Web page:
I have a small sticky note stuck to my computer monitor in my office—I don’t remember where I read this, so I cannot give the credit, but it as probably Fr. Richard Rohr, whose email devotions I read daily. This little sticky note says, “There is no manipulation in God’s love. This is why Jesus told parables—so we can see ourselves from a distance.”
Our parable today is a good example of this—a chance to see ourselves from distance—but the more time I spent in this parable this week, the more of a slippery slope I found myself on, the self I saw in me was not one I wanted to see., even from a distance.
The parable seems simple enough. The Pharisee is arrogant and self-righteous and that’s bad, the tax collector is humble and that’s good, so be humble. But, of course, there is much more to it than that. First off, we must be careful not to demonize the Pharisee, and therefore the Jewish religion, inadvertently promoting antisemitism by how we talk about these texts. Yes, Jesus had lively discussions with the religious leaders of his day, but Jesus himself did so as a Jew. We must read this parable as a corrective against self-righteousness of every sort, not just on the part of one type of religious leader.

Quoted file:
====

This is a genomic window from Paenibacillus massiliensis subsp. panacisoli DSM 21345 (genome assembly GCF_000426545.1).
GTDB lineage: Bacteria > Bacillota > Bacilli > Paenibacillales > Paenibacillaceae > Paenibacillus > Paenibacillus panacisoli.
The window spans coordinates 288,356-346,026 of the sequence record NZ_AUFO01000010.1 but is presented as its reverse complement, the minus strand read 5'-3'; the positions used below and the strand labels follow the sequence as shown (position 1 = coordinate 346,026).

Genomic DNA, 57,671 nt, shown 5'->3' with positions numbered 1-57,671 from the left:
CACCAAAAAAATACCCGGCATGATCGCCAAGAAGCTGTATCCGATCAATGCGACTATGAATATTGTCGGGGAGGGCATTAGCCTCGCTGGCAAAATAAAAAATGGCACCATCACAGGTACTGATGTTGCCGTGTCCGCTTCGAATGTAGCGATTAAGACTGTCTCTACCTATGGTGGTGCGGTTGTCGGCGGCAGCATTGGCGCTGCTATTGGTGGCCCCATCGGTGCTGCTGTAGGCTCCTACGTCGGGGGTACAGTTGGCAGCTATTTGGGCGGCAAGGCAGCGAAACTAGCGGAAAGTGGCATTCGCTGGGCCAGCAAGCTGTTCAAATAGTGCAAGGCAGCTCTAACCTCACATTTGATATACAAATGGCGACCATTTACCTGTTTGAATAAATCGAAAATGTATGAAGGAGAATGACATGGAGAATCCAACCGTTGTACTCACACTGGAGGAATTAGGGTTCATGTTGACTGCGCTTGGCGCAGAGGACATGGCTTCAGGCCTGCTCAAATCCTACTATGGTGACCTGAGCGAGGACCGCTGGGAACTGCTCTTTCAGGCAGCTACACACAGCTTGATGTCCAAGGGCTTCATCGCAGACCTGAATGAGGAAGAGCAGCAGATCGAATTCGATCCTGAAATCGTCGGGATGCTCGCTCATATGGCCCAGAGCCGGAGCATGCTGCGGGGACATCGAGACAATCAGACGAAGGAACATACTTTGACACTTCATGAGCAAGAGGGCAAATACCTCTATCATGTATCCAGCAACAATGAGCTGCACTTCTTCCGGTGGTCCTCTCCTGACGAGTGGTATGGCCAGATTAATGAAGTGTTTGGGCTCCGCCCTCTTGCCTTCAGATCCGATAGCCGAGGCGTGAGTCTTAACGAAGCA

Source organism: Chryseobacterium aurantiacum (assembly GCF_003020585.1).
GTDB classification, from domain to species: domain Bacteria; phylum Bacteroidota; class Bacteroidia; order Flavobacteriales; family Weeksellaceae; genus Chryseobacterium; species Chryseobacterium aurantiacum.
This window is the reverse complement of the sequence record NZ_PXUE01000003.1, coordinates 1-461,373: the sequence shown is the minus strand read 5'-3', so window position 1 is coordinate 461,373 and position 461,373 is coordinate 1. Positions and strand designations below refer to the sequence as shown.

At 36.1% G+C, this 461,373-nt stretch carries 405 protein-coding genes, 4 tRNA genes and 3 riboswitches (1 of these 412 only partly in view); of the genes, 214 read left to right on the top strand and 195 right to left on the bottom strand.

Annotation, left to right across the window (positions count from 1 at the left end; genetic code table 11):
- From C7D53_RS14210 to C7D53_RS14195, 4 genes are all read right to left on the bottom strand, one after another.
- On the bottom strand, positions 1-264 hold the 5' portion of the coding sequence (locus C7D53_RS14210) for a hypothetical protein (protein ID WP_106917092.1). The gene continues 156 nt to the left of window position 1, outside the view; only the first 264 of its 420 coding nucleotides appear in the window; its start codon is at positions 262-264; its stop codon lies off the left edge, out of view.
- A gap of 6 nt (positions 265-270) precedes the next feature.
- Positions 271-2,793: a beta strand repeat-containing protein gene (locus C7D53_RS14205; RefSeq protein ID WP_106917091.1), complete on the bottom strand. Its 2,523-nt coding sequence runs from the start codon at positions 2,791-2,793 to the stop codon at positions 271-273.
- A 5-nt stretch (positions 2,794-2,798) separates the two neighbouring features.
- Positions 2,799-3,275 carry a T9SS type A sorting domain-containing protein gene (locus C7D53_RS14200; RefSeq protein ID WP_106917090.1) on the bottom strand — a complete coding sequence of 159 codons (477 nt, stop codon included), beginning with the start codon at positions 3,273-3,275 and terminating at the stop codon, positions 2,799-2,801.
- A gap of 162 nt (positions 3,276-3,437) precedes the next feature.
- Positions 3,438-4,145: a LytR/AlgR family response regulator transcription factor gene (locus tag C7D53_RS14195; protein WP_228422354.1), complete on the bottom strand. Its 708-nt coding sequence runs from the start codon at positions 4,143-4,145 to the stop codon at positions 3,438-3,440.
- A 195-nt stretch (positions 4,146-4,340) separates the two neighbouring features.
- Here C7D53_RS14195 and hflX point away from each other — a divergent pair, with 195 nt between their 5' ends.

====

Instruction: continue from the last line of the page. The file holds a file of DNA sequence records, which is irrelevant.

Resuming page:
Digging deeper: to first century ears, this parable would have drawn some laughter at its absurdity. The practices of this pharisee are truly over the top. “I fast twice a week”—nowhere in Scripture is there a requirement to fast twice a week, or even once a week, and not even once a month. The only required fast was once a year on the day of Atonement. Then there were other occasional fasts for special times of prayer—for illness or death of a loved one, for forgiveness, or the threat of war. But twice a week? No one ever even heard of that.
Then he says, I give a tenth of all my income—this is not just a regular tithe. He says he gives 10% of everything that passes through his hands or household, which would include gifts, favors, a pot of soup a neighbor cooked when he was sick. How would you even keep track of all that to give 10% of it? “ “I fast twice a week; I give a tenth of all my income.” He not only talks completely about himself, but has absurd practices of “spirituality on steroids.”